People can hear whirs, puffs, and zaps recorded on the Red Planet, thanks to the new devices on the Perseverance rover.
Live From Mars: How Electric Ears Help Red Planet Rover Hear Mars For First Time
The scientists who created high-tech electric ears for the Mars rover – allowing them to hear the Red Planet for the first time – have revealed how they are helping in the search for life.
Robotics expert Professor Roger Wiens of Purdue University built SuperCam, equipped with microphones and a laser to zap rocks for sampling.
For the first time, people can hear whirs, puffs, and zaps recorded on the Red Planet, thanks to the new devices on the Perseverance rover.
In a paper published in the journal Nature, Wiens and his team noted, “Prior to the Perseverance rover landing, the acoustic environment of Mars was unknown.”
SuperCam is an upgrade from the Chemistry and Camera complex (Chemcam) on the Curiosity rover, which explored Mars in 2012.
It features remote-sensing instruments, including two lasers and four spectrometers that seek organic compounds betraying traces of possible microbial life on the planet.
SuperCam and Perseverance headed to Mars in July 2020.
The mission also features a small, innovative helicopter, dubbed Ingenuity, which is uniquely adapted to Mars’ rarified atmosphere and harsh conditions.
By adding microphones to Perseverance, scientists are capturing data on the planet like never before.
A microphone is found on the side of the rover, while another is on a mast rising above it.
SuperCam uses pulsed laser beams to zap rocks and soil from 30 feet away, vaporizing material in multiple five-nanosecond pulses.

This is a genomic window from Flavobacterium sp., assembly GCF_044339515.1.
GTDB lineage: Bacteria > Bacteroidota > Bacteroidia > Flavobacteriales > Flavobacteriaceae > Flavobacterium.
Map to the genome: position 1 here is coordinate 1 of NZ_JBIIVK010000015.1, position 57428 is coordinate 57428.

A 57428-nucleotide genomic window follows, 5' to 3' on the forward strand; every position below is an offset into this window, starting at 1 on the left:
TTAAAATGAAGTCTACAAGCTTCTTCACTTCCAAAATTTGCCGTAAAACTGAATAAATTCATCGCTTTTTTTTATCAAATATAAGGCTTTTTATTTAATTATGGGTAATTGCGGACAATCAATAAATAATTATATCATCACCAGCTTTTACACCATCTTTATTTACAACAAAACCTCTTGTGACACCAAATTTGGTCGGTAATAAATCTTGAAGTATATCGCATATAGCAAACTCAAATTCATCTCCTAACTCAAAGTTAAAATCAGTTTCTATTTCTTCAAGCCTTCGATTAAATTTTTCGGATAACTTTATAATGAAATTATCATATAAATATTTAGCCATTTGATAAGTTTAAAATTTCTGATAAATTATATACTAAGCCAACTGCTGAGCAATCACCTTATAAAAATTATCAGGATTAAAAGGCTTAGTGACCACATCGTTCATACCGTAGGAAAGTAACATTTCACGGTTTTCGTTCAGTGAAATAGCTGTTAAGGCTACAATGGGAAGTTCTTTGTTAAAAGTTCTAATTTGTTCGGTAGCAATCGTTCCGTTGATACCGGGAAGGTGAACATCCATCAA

By using a spectrometer to observe the light emitted from the rocks, scientists can identify their elements.
And the microphones can pick up details of how dense or hard the rocks are from the sounds they make when they are lasered.
Wiens said: “When we zap these rocks, we can find out more about their hardness and composition by listening to the change in sound as a number of laser shots get fired into the rock in the same spots.”
In audio recorded by SuperCam from Mars’ surface, there are audible clicks corresponding to the laser strikes on rocks.
The softly blowing Martian wind is also audible.
Wiens explained: “We can hear the helicopter Ingenuity, which is something we didn’t expect to be able to hear.
“We can hear the wind and measure the speed and direction, as well as measure the size and speed of dust devils.”
Also, by listening to the sounds Perseverance generates, ground control can monitor the rover’s wellbeing.
The microphones recorded pings and puffs of Perseverance’s Gaseous Dust Removal Tool (gDRT), which blows shavings off rocks that the rover has scraped for examination.
Wiens said Mars’ status as the most Earth-like planet in the solar system means it could help unlock clues about our planet’s future.
He said: “Understanding what happened on Mars – how those lakes and rivers vanished – and whether there was ever life on Mars, helps us understand our own planet, its fragility, how it has changed over time, and life on our own planet.